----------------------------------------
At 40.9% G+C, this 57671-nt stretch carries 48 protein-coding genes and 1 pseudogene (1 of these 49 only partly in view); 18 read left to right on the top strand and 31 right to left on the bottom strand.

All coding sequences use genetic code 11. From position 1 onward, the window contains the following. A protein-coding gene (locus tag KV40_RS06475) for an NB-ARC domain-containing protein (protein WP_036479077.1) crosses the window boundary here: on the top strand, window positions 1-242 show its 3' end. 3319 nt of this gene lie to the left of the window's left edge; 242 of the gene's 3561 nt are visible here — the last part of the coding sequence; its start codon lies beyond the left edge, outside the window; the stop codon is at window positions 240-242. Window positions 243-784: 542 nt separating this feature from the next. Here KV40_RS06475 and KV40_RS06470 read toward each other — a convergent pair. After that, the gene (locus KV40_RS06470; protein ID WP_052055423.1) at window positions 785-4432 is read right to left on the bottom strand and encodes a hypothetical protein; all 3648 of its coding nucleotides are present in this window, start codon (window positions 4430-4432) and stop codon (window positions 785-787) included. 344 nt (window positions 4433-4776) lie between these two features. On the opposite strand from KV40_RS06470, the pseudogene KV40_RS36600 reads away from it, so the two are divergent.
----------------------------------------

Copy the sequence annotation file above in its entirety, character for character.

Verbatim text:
At 40.9% G+C, this 57671-nt stretch carries 48 protein-coding genes and 1 pseudogene (1 of these 49 only partly in view); 18 read left to right on the top strand and 31 right to left on the bottom strand.

All coding sequences use genetic code 11. From position 1 onward, the window contains the following. A protein-coding gene (locus tag KV40_RS06475) for an NB-ARC domain-containing protein (protein WP_036479077.1) crosses the window boundary here: on the top strand, window positions 1-242 show its 3' end. 3319 nt of this gene lie to the left of the window's left edge; 242 of the gene's 3561 nt are visible here — the last part of the coding sequence; its start codon lies beyond the left edge, outside the window; the stop codon is at window positions 240-242. Window positions 243-784: 542 nt separating this feature from the next. Here KV40_RS06475 and KV40_RS06470 read toward each other — a convergent pair. After that, the gene (locus KV40_RS06470; protein ID WP_052055423.1) at window positions 785-4432 is read right to left on the bottom strand and encodes a hypothetical protein; all 3648 of its coding nucleotides are present in this window, start codon (window positions 4430-4432) and stop codon (window positions 785-787) included. 344 nt (window positions 4433-4776) lie between these two features. On the opposite strand from KV40_RS06470, the pseudogene KV40_RS36600 reads away from it, so the two are divergent.